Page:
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Brain injury, early brain imaging and neurodevelopmental outcome in term newborns exposed to chorioamnionitis who demonstrate systemic inflammation by funisitis
Journal of Neonatal Biology

Journal of Neonatal Biology
Open Access

ISSN: 2167-0897

Brain injury, early brain imaging and neurodevelopmental outcome in term newborns exposed to chorioamnionitis who demonstrate systemic inflammation by funisitis


9th International Conference on Neonatology and Pediatric Neurology

November 28-30, 2016 Valencia, Spain

Lakshmi D Katikaneni

Medical University of South Carolina, USA

Scientific Tracks Abstracts: J Neonatal Biol

Abstract :

Introduction: Chorioamnionitis is associated with white matter injury (WMI) in animal models. MRI diffusion metrics (MRIDM) may serve as early biomarkers of neonatal WMI in chorioamnionitis. Additionally, MR spectroscopy (MRS), used to quantify metabolites in specific neural regions, has been shown to be predictive of long-term developmental testing. Objective: The purpose of the study was to determine the utility of MRS and MRI-DM markers arising from different brain regions as indicators of global brain injury in term newborns exposed to chorioamnionitis and confirmed funisitis. Design/Methods: MRI-DM was performed on 25 term infants at 39-42 weeks GA at time of MR imaging with confirmed funisitis at birth. The ROI in OR (optic radiation) was quantitatively assessed for fractional anisotropy (FA) and mean diffusivity (MD) using MRICRON software. MRS metabolites were quantified at TE 30 & 270 in the basal ganglia (BG) and frontal white matter. Sixteen (16) infants had useable MRI-DM and MRS, which were correlated with a Pearson test. Results: Left OR FA was found to be negatively correlated with lactate/NAA (R=-0.65, p=0.0066) and Lactate/Creatine (R=-0.64, p=0.008) in the basal ganglia. Conclusions: Lactate/NAA has previously demonstrated better diagnostic accuracy than conventional MRI as in neonates with high lactate/NAA values predicting lower motor scores. The correlation of this ratio to the optic radiations, which undergo myelination shortly after birth, present two clinically applicable biomarkers for global WMI while, also, allowing insight into how chorioamnionitis affects and acts to delay development. Thus, early brain injury is detected by brain scans and early intervention is possible in those with abnormal brain biomarkers as noted in the current study.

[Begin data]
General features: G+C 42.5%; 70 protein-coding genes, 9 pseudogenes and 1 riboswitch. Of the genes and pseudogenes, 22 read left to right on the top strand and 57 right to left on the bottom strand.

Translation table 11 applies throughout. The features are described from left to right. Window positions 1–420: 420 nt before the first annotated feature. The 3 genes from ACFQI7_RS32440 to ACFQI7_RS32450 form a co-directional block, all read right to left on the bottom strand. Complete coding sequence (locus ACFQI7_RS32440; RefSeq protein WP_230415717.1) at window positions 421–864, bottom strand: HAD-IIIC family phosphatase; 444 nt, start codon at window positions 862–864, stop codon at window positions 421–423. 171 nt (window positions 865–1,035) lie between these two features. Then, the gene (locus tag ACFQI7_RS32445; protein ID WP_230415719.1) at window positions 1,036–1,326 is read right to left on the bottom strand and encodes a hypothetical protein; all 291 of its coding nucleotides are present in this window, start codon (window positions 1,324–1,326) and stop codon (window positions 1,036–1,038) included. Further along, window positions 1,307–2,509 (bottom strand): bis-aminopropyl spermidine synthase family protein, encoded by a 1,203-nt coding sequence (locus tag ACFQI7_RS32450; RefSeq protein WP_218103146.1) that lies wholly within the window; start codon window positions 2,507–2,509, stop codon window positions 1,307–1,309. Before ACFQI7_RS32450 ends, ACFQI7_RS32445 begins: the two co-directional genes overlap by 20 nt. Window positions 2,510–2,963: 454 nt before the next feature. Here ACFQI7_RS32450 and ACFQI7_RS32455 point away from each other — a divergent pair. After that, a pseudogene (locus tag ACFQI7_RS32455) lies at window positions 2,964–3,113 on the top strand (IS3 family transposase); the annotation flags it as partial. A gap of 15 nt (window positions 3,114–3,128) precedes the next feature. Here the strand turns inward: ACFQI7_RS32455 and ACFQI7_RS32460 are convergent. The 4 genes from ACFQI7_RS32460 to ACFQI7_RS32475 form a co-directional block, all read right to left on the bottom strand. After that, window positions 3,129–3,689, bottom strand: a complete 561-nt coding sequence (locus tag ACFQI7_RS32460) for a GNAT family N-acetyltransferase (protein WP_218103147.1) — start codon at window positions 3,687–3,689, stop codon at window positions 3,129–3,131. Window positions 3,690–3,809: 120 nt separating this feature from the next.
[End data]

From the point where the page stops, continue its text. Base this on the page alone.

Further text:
Biography :

Lakshmi D Katikaneni has been a Neonatologist and NICU Graduate follow up Clinic Director for the past 30+ years and has a number of national and international presentations and publications related to nutrition, body composition and body fat measurements of preterm infants, brain and neuroinflammation markers, fetal drug exposure and hair analysis for cocain metabolites, retinopathy of prematurity and Avastin therapy, and sleep apnea issues in preterm infants. She is a Member of Pediatric Research Society, American Academy of Pediatrics, Brighton collaboration for vaccination issues as well as harmonized safety monitoring of immunization in pregnancy organized through GAIA project.

Email: [email protected]

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